Gold, Recessions, Bonds, and 1987
October 8, 2009
As investors try to make sense out the of relentless bullish moves in asset prices, we'll touch on a few timely topics:
Gold's Move Supports Higher Asset PricesAfter failing to do so since March 2008, gold finally was able to break the 1,034 barrier this week. If you want stocks and commodities to go higher, then you want gold to go higher as well. Why? Because a major objective of all the money printing, government intervention, and low interest rates is to create positive inflation, which includes asset price inflation. Asset inflation helps heal sick balance sheets and repairs a portion of the lost "wealth effect". When gold lies dormant, it means reflation is not working all that well in the minds of market participants. Gold's recent breakout may indicate that the entire reflation of assets is working (in the minds of market participants - they fear future inflation caused by money printing, intervention, etc.). Asset prices need positive inflation (rather than deflation) to move higher. Risk/weak dollar/reflation assets need gold to move; it is moving and that is a good sign for most markets.
Stock Market Performance After RecessionsOn September 15, 2009, Federal Reserve Chairman Ben Bernanke said the current recession is "very likely over." What Chairman Bernanke is referring to is the end of the "GDP recession", which means we could be seeing positive GDP numbers from the current quarter. It does not mean everyone has a job, job security, and generally feels good about the future. The analysis below is based on the end of a "GDP recession", which probably occurred sometime in July 2009. Regardless of how people felt in 1949, 1954, 1958, 1961, 1970, 1975, 1980, 1982, and 1991, the average path stocks took in the two years following a recession's end was quite positive (see Chart 2 below). In 2009, this tells us odds favor higher stock prices in two years. Whether or not that happens remains to be seen, but the charts remain in a bull market as of the close on Thursday, October 8, 2009.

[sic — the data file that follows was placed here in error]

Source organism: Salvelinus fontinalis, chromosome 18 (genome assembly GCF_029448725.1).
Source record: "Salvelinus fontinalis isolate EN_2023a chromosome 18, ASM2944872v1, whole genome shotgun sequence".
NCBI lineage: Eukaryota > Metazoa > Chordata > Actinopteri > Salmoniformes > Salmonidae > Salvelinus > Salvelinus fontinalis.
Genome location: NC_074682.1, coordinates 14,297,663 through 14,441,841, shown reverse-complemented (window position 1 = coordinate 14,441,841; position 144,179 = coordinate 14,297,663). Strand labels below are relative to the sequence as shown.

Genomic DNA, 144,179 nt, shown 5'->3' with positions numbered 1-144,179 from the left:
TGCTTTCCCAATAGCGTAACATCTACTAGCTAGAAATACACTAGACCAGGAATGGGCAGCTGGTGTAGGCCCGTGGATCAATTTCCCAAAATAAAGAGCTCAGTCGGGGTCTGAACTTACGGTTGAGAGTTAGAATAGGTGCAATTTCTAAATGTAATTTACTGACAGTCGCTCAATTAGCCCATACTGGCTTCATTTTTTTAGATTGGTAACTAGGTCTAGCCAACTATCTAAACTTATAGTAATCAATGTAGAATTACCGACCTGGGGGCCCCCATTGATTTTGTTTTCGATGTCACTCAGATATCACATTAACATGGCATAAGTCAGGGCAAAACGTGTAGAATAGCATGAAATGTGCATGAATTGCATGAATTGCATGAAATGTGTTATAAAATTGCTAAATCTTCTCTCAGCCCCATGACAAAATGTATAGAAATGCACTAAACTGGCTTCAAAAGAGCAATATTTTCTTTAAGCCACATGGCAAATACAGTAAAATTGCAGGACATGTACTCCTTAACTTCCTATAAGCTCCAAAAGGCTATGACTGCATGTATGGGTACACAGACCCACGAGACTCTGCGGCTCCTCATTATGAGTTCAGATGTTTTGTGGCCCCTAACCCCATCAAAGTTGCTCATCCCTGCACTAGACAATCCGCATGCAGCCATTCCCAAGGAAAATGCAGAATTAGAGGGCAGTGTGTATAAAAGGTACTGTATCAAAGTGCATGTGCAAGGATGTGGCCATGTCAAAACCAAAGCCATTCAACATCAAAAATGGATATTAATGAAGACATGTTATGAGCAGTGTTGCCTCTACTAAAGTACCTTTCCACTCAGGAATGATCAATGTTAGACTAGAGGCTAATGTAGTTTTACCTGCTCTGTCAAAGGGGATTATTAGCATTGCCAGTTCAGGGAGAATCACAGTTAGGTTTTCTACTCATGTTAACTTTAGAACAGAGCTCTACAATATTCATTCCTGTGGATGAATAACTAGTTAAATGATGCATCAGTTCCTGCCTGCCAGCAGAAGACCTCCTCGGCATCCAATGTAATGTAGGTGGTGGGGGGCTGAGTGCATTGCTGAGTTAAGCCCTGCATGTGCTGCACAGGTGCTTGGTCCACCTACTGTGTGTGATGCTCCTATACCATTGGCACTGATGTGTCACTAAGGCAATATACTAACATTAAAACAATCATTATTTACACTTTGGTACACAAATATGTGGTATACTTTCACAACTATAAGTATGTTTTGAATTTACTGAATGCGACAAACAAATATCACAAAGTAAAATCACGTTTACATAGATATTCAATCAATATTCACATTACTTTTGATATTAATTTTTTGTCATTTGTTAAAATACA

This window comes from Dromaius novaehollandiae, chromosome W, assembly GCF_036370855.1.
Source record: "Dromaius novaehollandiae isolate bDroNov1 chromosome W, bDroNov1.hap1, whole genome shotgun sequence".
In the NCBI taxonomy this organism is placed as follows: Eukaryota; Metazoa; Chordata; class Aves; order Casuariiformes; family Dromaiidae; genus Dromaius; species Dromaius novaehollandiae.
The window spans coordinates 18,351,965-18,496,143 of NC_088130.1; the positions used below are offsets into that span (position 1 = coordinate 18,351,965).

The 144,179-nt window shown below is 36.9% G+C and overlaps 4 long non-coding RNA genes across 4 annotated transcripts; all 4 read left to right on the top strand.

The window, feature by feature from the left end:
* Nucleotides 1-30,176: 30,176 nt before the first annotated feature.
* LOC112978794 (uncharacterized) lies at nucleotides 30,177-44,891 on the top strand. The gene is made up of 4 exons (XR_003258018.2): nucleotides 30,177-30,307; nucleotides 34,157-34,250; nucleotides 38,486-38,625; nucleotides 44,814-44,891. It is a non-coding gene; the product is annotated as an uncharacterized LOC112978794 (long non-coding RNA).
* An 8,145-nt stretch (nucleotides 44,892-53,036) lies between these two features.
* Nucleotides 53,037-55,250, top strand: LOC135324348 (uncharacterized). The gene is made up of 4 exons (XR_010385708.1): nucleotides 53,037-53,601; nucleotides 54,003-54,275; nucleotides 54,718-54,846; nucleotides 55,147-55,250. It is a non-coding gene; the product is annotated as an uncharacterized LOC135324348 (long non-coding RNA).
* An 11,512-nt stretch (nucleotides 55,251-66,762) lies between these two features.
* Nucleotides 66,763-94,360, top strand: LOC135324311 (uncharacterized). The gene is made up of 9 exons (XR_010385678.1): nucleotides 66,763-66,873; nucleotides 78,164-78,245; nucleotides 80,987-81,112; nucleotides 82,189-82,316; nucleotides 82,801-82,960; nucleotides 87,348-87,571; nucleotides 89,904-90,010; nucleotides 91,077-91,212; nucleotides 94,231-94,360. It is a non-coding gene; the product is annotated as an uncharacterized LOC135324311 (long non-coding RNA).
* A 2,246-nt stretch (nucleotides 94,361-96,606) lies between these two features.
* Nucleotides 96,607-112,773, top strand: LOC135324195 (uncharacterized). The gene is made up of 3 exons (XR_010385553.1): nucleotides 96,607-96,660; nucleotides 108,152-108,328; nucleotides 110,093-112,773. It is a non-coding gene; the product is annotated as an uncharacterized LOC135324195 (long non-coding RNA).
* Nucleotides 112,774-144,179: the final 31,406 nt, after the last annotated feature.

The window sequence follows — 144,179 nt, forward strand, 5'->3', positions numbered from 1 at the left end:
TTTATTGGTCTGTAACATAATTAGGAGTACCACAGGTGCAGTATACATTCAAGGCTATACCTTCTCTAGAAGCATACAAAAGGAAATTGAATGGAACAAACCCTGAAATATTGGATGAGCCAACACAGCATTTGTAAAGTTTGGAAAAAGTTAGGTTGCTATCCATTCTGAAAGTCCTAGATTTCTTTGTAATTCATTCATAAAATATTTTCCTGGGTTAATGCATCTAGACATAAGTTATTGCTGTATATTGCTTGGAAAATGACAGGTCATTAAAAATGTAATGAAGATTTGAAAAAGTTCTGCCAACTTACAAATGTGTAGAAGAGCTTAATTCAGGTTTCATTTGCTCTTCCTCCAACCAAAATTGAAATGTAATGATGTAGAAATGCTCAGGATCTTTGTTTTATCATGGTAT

As depicted in Chart 2, the two-year period following the end of recessions tends to produce favorable investment outcomes for investors. In nine out of the last ten cycles when recessions came to an end, the stock market had already climbed above its 200-day moving average giving technical confirmation to an improving fundamental outlook (the exception was 2001). Point B in Chart 2 would hypothetically occur in July of 2011. Point A corresponds to July 31, 2009 (hypothetical end of recession). Chart 2 shows the mass psychology of investors as they shift from fear (during the recession) to greed (after the recession).
Chart 2: Shift In Mass Psychology
With 2009 year-end approaching fast, Table 1 shows the market's performance during the first five months following the end of a recession. If we assume the 2009 recession ended on July 31, 2009, five months would correspond with December 31, 2009.
1987: Not Very Similar To 2009While no one can predict the future, we can study the past in order to get a better understanding of how greed and fear can impact financial markets. People have been greedy and fearful since the beginning of time, which means they tend to act in similar ways from generation to generation. Many market observers are saying stocks are about to crash in 2009. We have studied every bull and bear market cycle since 1929. We see very little reason to believe that a stock market crash is imminent, based on what we know as of October 8, 2009. However, it never hurts to examine bearish turns since we may learn something that may help us spot trouble in the future.